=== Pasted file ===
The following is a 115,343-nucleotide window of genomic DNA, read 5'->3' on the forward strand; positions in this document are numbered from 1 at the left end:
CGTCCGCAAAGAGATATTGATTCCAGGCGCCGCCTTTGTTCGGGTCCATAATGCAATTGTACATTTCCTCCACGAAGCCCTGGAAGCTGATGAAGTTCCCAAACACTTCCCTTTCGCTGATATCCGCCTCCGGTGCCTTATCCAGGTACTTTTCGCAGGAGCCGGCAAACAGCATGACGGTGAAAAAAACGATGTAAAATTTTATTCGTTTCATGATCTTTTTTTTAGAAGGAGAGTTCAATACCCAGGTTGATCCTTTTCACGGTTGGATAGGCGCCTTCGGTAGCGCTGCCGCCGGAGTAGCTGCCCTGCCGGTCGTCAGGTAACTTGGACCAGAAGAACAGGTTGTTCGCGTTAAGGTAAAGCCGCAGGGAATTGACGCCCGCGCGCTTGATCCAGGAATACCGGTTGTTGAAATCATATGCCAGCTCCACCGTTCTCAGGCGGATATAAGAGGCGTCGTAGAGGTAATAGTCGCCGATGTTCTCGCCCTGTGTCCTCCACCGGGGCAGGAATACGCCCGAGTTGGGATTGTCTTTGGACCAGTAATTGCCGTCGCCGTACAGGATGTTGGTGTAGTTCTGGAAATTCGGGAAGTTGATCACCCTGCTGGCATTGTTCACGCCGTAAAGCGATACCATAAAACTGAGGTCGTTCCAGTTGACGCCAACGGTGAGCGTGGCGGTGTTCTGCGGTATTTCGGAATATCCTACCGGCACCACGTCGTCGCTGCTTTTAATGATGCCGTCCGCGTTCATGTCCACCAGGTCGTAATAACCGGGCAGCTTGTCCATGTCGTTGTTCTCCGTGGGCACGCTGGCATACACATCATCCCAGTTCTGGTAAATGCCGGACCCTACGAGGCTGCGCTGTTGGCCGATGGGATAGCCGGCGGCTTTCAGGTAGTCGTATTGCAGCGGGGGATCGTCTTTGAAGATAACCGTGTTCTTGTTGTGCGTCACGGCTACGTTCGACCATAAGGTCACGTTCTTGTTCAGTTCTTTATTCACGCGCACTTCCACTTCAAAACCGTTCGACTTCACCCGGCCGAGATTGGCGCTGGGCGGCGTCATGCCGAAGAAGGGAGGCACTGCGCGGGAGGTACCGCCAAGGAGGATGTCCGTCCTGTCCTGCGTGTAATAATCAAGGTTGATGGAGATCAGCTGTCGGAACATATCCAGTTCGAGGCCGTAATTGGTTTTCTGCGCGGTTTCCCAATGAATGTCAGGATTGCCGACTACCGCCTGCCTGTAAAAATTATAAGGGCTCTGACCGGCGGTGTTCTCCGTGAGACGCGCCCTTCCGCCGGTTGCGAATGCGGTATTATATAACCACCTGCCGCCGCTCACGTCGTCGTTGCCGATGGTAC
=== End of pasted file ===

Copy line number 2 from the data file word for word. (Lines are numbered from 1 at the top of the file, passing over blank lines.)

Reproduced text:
CGTCCGCAAAGAGATATTGATTCCAGGCGCCGCCTTTGTTCGGGTCCATAATGCAATTGTACATTTCCTCCACGAAGCCCTGGAAGCTGATGAAGTTCCCAAACACTTCCCTTTCGCTGATATCCGCCTCCGGTGCCTTATCCAGGTACTTTTCGCAGGAGCCGGCAAACAGCATGACGGTGAAAAAAACGATGTAAAATTTTATTCGTTTCATGATCTTTTTTTTAGAAGGAGAGTTCAATACCCAGGTTGATCCTTTTCACGGTTGGATAGGCGCCTTCGGTAGCGCTGCCGCCGGAGTAGCTGCCCTGCCGGTCGTCAGGTAACTTGGACCAGAAGAACAGGTTGTTCGCGTTAAGGTAAAGCCGCAGGGAATTGACGCCCGCGCGCTTGATCCAGGAATACCGGTTGTTGAAATCATATGCCAGCTCCACCGTTCTCAGGCGGATATAAGAGGCGTCGTAGAGGTAATAGTCGCCGATGTTCTCGCCCTGTGTCCTCCACCGGGGCAGGAATACGCCCGAGTTGGGATTGTCTTTGGACCAGTAATTGCCGTCGCCGTACAGGATGTTGGTGTAGTTCTGGAAATTCGGGAAGTTGATCACCCTGCTGGCATTGTTCACGCCGTAAAGCGATACCATAAAACTGAGGTCGTTCCAGTTGACGCCAACGGTGAGCGTGGCGGTGTTCTGCGGTATTTCGGAATATCCTACCGGCACCACGTCGTCGCTGCTTTTAATGATGCCGTCCGCGTTCATGTCCACCAGGTCGTAATAACCGGGCAGCTTGTCCATGTCGTTGTTCTCCGTGGGCACGCTGGCATACACATCATCCCAGTTCTGGTAAATGCCGGACCCTACGAGGCTGCGCTGTTGGCCGATGGGATAGCCGGCGGCTTTCAGGTAGTCGTATTGCAGCGGGGGATCGTCTTTGAAGATAACCGTGTTCTTGTTGTGCGTCACGGCTACGTTCGACCATAAGGTCACGTTCTTGTTCAGTTCTTTATTCACGCGCACTTCCACTTCAAAACCGTTCGACTTCACCCGGCCGAGATTGGCGCTGGGCGGCGTCATGCCGAAGAAGGGAGGCACTGCGCGGGAGGTACCGCCAAGGAGGATGTCCGTCCTGTCCTGCGTGTAATAATCAAGGTTGATGGAGATCAGCTGTCGGAACATATCCAGTTCGAGGCCGTAATTGGTTTTCTGCGCGGTTTCCCAATGAATGTCAGGATTGCCGACTACCGCCTGCCTGTAAAAATTATAAGGGCTCTGACCGGCGGTGTTCTCCGTGAGACGCGCCCTTCCGCCGGTTGCGAATGCGGTATTATATAACCACCTGCCGCCGCTCACGTCGTCGTTGCCGATGGTAC